Cryptojacking: Everything to Know
By Beluga Research July 29, 2023
- Cryptojacking is a form of cyber attack that involves the covert use of a victim's computer or other computing devices to mine cryptocurrencies
- It emerged as cryptocurrency mining became more resource-intensive and attackers sought to exploit the computing power of others
- Cryptojacking can occur through in-browser scripts, malware installations and coordinated mining pools
- Advantages of cryptojacking for attackers include passive income, anonymity, low risk of detection, wide target range and utilizing idle resources
Cryptojacking is a form of cyber attack that involves the covert use of a victim's computer or other computing devices to mine cryptocurrencies. Unlike traditional hacking methods that focus on stealing sensitive data or financial information, cryptojacking is primarily driven by the desire to mine cryptocurrencies, such as bitcoin (BTC), monero (XMR) or litecoin (LTC) The attackers exploit the processing power and resources of unsuspecting individuals or organizations to generate digital currencies for their own financial gain.
A Brief History
Cryptojacking may seem like a recent phenomenon, but its roots can be traced back to the early days of cryptocurrency mining a decade or more ago. In those early years, individuals could mine cryptocurrencies using their personal computers or basic hardware setups. As cryptocurrencies gained popularity and value skyrocketed, the mining process became more resource-intensive and less profitable for individual miners. This led to the emergence of specialized mining hardware and large-scale mining operations.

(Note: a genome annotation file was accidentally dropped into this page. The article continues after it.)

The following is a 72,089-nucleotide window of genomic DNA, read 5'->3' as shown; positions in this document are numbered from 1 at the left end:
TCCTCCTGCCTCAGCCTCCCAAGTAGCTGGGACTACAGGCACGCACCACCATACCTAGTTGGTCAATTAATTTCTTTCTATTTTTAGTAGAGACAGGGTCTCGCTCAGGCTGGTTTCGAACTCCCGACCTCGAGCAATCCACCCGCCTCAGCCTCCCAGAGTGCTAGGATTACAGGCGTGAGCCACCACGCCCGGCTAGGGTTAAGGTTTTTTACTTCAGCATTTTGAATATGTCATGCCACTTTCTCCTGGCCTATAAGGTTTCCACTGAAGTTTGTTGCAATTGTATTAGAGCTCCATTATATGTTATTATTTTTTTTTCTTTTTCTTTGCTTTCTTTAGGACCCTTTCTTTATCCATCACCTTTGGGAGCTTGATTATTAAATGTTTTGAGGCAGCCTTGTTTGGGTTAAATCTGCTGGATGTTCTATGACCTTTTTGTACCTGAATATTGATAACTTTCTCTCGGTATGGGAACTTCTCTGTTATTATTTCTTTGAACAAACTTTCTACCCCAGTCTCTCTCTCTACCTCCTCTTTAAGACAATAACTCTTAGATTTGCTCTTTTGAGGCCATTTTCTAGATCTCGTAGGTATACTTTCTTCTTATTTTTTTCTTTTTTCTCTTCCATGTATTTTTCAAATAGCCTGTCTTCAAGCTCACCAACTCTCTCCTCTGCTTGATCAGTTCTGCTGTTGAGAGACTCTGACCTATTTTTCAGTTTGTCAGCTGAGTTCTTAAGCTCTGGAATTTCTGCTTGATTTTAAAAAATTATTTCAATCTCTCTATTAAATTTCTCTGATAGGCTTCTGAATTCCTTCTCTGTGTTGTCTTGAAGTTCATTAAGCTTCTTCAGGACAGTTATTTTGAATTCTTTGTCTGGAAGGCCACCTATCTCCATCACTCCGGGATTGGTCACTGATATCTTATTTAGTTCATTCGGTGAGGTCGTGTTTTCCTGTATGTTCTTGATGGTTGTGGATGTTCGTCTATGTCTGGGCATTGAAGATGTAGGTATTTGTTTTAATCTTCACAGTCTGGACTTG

With the rise of cryptocurrency mining, cybercriminals saw an opportunity to exploit the computing power of others to mine cryptocurrencies without investing in expensive equipment or paying for electricity. The first instances of cryptojacking were observed around 2017 when attackers started injecting malicious code into websites, web browsers and even mobile apps to harness the processing power of visitors' devices for mining purposes. This marked the beginning of a new era in cybercrime, where cryptojacking became a lucrative alternative to traditional hacking methods.
What is Cryptojacking?
To understand cryptojacking comprehensively, it is essential to explore its various aspects.